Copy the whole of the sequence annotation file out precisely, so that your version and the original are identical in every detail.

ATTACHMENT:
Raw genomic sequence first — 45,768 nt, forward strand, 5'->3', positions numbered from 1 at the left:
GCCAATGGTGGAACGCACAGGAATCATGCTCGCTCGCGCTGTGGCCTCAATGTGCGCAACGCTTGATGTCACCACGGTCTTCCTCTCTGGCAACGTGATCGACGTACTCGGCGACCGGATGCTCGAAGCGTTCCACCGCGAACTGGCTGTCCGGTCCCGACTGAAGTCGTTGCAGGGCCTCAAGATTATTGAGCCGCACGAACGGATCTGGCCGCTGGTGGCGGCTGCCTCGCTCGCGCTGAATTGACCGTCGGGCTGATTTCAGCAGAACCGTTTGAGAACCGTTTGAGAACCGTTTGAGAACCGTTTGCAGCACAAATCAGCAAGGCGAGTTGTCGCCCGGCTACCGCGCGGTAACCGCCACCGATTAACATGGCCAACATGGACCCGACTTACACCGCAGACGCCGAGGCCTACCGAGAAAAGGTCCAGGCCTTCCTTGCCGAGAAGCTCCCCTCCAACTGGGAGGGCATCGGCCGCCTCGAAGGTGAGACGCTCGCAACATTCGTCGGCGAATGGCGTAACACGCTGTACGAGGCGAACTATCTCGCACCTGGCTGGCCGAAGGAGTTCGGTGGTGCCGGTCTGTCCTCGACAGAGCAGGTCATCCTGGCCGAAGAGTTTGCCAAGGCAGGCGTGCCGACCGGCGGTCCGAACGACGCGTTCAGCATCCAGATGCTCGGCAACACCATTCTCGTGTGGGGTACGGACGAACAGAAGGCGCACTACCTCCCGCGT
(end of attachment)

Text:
Raw genomic sequence first — 45,768 nt, forward strand, 5'->3', positions numbered from 1 at the left:
GCCAATGGTGGAACGCACAGGAATCATGCTCGCTCGCGCTGTGGCCTCAATGTGCGCAACGCTTGATGTCACCACGGTCTTCCTCTCTGGCAACGTGATCGACGTACTCGGCGACCGGATGCTCGAAGCGTTCCACCGCGAACTGGCTGTCCGGTCCCGACTGAAGTCGTTGCAGGGCCTCAAGATTATTGAGCCGCACGAACGGATCTGGCCGCTGGTGGCGGCTGCCTCGCTCGCGCTGAATTGACCGTCGGGCTGATTTCAGCAGAACCGTTTGAGAACCGTTTGAGAACCGTTTGAGAACCGTTTGCAGCACAAATCAGCAAGGCGAGTTGTCGCCCGGCTACCGCGCGGTAACCGCCACCGATTAACATGGCCAACATGGACCCGACTTACACCGCAGACGCCGAGGCCTACCGAGAAAAGGTCCAGGCCTTCCTTGCCGAGAAGCTCCCCTCCAACTGGGAGGGCATCGGCCGCCTCGAAGGTGAGACGCTCGCAACATTCGTCGGCGAATGGCGTAACACGCTGTACGAGGCGAACTATCTCGCACCTGGCTGGCCGAAGGAGTTCGGTGGTGCCGGTCTGTCCTCGACAGAGCAGGTCATCCTGGCCGAAGAGTTTGCCAAGGCAGGCGTGCCGACCGGCGGTCCGAACGACGCGTTCAGCATCCAGATGCTCGGCAACACCATTCTCGTGTGGGGTACGGACGAACAGAAGGCGCACTACCTCCCGCGT